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Those who are not already become fans of Kubrick now. Exhibition and all films at EYE, kicking off on #HF12 with 2001 plus orchestra

Hear Vera Lynn sing as the nukes explode in Dr Strangelove. Stanley Kubrick did amazing things with the music in his films. Rightly so, the Holland Festival is making space for a special screening of 2001 with orchestra. Spaceships to Strauss' waltzes, prelude to a Kubrick summer.


2001: A Space Odyssey

About the films by Stanley Kubrick (1928-1999) is much written and speculated, but he himself preferred to remain silent. He led a reclusive life, did not join Hollywood's party circuit, very rarely gave interviews and invariably refused to give explanations for his films. The tabloid press deduced that he was an eccentric, but anyone who has seen his films knows better.

As a filmmaker, he was a loner who could not be categorised with any particular movement. Every new film was, seemingly, completely different. As if he wanted to try and reinvent each genre once. Many of his films initially caused confusion, only to gain masterpiece status later on. And as for those themes, of course they were there. Man, his evolution and ambition as a poignant tragedy.


Stanley Kubrick and Sue Lyon on the set of Lolita (Warner Bros photo)

The reborn film museum EYE is packing a big punch this summer with a fine exhibition, consisting largely of pieces from Kubrick's former private archive. In addition, EYE is showing all his films this summer, minus one. Kubrick found his debut Fear and Desire failed in retrospect and did not want it ever to be shown again.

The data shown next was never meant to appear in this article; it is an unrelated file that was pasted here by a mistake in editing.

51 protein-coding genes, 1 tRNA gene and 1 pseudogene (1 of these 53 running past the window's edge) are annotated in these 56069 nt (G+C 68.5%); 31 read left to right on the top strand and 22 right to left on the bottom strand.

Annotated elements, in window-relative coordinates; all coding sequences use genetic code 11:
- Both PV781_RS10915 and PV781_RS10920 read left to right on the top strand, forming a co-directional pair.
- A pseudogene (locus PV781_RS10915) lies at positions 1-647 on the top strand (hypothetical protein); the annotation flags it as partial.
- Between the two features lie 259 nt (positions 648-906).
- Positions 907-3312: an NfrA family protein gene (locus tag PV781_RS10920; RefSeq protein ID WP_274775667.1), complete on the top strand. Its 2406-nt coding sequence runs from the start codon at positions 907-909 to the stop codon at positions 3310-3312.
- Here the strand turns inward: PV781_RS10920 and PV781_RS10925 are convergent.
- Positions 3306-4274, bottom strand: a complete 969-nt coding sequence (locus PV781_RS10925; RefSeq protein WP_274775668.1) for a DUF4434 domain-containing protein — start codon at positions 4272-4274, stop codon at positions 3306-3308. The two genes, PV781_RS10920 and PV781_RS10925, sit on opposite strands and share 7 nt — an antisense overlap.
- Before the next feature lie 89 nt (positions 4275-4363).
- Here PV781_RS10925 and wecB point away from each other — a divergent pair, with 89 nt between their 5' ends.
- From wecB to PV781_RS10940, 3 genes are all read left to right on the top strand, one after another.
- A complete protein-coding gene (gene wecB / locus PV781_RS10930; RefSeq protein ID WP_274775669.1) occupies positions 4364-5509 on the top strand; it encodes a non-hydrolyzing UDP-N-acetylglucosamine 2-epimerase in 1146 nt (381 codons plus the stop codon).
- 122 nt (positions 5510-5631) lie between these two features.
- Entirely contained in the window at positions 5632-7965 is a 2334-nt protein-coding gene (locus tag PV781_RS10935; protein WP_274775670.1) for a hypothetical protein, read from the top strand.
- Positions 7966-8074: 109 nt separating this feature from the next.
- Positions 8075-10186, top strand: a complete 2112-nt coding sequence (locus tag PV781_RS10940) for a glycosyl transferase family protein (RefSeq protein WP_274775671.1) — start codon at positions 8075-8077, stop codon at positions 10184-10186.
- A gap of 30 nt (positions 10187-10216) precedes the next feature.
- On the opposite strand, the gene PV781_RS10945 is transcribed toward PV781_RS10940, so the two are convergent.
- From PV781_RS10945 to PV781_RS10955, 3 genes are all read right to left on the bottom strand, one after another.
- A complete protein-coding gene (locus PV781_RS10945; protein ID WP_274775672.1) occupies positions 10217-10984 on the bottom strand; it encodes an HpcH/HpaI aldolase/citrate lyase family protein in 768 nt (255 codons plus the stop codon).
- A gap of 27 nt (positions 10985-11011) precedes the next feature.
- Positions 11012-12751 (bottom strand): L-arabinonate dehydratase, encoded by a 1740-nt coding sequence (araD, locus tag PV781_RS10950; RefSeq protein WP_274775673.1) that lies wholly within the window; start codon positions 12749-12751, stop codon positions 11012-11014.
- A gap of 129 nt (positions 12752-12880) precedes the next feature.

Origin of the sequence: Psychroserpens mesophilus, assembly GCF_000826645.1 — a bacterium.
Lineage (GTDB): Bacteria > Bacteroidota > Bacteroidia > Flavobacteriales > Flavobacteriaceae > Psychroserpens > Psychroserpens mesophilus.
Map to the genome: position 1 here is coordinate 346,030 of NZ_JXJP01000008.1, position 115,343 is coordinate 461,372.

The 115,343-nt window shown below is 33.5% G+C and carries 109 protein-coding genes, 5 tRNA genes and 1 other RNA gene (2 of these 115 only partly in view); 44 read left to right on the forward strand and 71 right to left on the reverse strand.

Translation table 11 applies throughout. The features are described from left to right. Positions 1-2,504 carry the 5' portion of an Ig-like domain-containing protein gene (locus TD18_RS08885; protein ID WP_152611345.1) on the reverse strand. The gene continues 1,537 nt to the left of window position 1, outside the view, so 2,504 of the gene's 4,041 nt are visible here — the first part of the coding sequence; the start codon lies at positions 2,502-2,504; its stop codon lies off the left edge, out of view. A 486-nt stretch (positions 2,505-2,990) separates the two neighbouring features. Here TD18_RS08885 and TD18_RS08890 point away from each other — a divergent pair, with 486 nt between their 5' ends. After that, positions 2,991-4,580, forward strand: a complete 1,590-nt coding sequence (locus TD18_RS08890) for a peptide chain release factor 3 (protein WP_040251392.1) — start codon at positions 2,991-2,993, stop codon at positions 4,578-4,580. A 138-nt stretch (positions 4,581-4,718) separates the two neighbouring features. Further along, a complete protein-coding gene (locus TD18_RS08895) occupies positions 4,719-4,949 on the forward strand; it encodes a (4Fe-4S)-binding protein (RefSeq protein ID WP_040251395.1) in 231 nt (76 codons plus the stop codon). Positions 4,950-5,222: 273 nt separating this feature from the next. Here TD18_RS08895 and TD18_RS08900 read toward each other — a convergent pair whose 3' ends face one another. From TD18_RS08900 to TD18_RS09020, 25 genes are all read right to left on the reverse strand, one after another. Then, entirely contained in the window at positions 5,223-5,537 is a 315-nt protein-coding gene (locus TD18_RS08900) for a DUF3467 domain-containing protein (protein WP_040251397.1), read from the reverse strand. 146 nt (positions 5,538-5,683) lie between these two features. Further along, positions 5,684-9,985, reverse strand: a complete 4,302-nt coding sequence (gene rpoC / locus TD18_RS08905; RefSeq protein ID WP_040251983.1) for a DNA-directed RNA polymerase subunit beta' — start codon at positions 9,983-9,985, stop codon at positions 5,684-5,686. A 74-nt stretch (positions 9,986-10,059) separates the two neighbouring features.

The Holland Festival kicks off Thursday night with a special screening of 2001: A Space Odyssey. This 1968 science fiction epic that has gained mythical status over the years will be accompanied live by the Radio Philharmonic Orchestra and the Groot Omroepkoor. More on that after the performance.

The exhibition was curated in 2004 by the Deutsches Filmmuseum in Frankfurt in collaboration with Kubrick's widow Christiane. The Dutch Film Museum had long coveted it but only found the space in the new EYE building to do the exhibition justice.

Most of the pieces were dredged up from the countless suitcases and boxes with which Kubrick slowly but surely filled up his home. "I'll take care of it," was, according to his widow Christiane Kubrick, his winged expression. But it never came to it, of course, because there were always new projects demanding his full attention and dedication.

We see Roman costumes from Spartacus, a model of the atomic bomb from Dr Strangelove, the Milkbar models from A Clockwork Orange, space suits out 2001, the typewriter and axe from The Shining and, of course, much more. Especially for fans who want to get a feel for Kubrick's behind-the-scenes look.

Those who take the time can delve further into the many photographs and documents and a catalogue with the contents of a comprehensive textbook. It is also nice that the exhibition begins with photographs Kubrick took for Look as a young reporter. It shows Kubrick as a keen and committed observer.

EYE has made sure that, more than in previous versions of the exhibition, everything is emphatically linked to large projected clips from Kubrick's films. How fresh and powerful that still looks! The best proof of Kubrick's artistry is that it is hardly dated and immediately makes you want to see it all again or finally.

Leo Bankersen


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Leo Bankersen

Leo Bankersen has been writing about film since Chinatown and Night of the Living Dead. Reviewed as a freelance film journalist for the GPD for a long time. Is now, among other things, one of the regular contributors to De Filmkrant. Likes to break a lance for children's films, documentaries and films from non-Western countries. Other specialities: digital issues and film education.View Author posts

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